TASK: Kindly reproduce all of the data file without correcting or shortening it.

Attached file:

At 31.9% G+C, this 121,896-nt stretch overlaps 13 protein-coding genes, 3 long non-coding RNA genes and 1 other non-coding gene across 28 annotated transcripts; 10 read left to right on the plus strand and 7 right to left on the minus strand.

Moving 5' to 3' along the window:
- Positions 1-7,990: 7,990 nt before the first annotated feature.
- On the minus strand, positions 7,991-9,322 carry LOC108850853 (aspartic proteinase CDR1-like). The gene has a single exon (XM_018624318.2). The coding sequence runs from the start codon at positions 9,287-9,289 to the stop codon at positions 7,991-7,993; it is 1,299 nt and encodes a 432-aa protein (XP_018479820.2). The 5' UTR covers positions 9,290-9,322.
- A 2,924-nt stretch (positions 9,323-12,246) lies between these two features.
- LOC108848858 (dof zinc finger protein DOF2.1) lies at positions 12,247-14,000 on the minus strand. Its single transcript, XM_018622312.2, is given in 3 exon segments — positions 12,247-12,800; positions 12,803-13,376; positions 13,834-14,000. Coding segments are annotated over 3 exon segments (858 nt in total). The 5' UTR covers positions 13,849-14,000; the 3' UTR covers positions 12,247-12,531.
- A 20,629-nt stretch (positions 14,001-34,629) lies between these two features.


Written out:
At 31.9% G+C, this 121,896-nt stretch overlaps 13 protein-coding genes, 3 long non-coding RNA genes and 1 other non-coding gene across 28 annotated transcripts; 10 read left to right on the plus strand and 7 right to left on the minus strand.

Moving 5' to 3' along the window:
- Positions 1-7,990: 7,990 nt before the first annotated feature.
- On the minus strand, positions 7,991-9,322 carry LOC108850853 (aspartic proteinase CDR1-like). The gene has a single exon (XM_018624318.2). The coding sequence runs from the start codon at positions 9,287-9,289 to the stop codon at positions 7,991-7,993; it is 1,299 nt and encodes a 432-aa protein (XP_018479820.2). The 5' UTR covers positions 9,290-9,322.
- A 2,924-nt stretch (positions 9,323-12,246) lies between these two features.
- LOC108848858 (dof zinc finger protein DOF2.1) lies at positions 12,247-14,000 on the minus strand. Its single transcript, XM_018622312.2, is given in 3 exon segments — positions 12,247-12,800; positions 12,803-13,376; positions 13,834-14,000. Coding segments are annotated over 3 exon segments (858 nt in total). The 5' UTR covers positions 13,849-14,000; the 3' UTR covers positions 12,247-12,531.
- A 20,629-nt stretch (positions 14,001-34,629) lies between these two features.